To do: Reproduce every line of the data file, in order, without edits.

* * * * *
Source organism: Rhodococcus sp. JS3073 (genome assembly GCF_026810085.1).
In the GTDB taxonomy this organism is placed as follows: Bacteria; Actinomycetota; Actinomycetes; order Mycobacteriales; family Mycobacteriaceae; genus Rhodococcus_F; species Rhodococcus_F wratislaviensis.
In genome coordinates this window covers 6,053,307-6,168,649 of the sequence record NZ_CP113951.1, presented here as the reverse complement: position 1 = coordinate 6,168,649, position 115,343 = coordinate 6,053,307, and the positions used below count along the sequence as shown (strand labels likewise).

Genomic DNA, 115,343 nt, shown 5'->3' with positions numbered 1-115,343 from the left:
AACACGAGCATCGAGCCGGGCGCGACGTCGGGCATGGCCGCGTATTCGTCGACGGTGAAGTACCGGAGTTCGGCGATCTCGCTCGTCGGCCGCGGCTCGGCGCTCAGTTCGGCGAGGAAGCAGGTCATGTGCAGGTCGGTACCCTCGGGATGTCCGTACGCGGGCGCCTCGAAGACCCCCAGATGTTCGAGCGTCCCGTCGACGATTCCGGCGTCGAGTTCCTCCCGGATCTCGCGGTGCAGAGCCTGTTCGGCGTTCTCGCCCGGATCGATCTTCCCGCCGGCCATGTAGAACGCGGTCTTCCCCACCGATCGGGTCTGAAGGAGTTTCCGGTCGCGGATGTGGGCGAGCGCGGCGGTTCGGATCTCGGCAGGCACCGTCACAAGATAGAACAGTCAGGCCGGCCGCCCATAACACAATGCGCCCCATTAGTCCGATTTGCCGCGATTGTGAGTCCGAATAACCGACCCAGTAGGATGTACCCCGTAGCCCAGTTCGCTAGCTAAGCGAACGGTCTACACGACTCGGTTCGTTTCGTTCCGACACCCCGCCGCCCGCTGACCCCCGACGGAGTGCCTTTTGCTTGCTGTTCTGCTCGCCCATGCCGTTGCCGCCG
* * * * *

Source organism: Rhodococcus sp. JS3073 (genome assembly GCF_026810085.1).
In the GTDB taxonomy this organism is placed as follows: Bacteria; Actinomycetota; Actinomycetes; order Mycobacteriales; family Mycobacteriaceae; genus Rhodococcus_F; species Rhodococcus_F wratislaviensis.
In genome coordinates this window covers 6,053,307-6,168,649 of the sequence record NZ_CP113951.1, presented here as the reverse complement: position 1 = coordinate 6,168,649, position 115,343 = coordinate 6,053,307, and the positions used below count along the sequence as shown (strand labels likewise).

Genomic DNA, 115,343 nt, shown 5'->3' with positions numbered 1-115,343 from the left:
AACACGAGCATCGAGCCGGGCGCGACGTCGGGCATGGCCGCGTATTCGTCGACGGTGAAGTACCGGAGTTCGGCGATCTCGCTCGTCGGCCGCGGCTCGGCGCTCAGTTCGGCGAGGAAGCAGGTCATGTGCAGGTCGGTACCCTCGGGATGTCCGTACGCGGGCGCCTCGAAGACCCCCAGATGTTCGAGCGTCCCGTCGACGATTCCGGCGTCGAGTTCCTCCCGGATCTCGCGGTGCAGAGCCTGTTCGGCGTTCTCGCCCGGATCGATCTTCCCGCCGGCCATGTAGAACGCGGTCTTCCCCACCGATCGGGTCTGAAGGAGTTTCCGGTCGCGGATGTGGGCGAGCGCGGCGGTTCGGATCTCGGCAGGCACCGTCACAAGATAGAACAGTCAGGCCGGCCGCCCATAACACAATGCGCCCCATTAGTCCGATTTGCCGCGATTGTGAGTCCGAATAACCGACCCAGTAGGATGTACCCCGTAGCCCAGTTCGCTAGCTAAGCGAACGGTCTACACGACTCGGTTCGTTTCGTTCCGACACCCCGCCGCCCGCTGACCCCCGACGGAGTGCCTTTTGCTTGCTGTTCTGCTCGCCCATGCCGTTGCCGCCG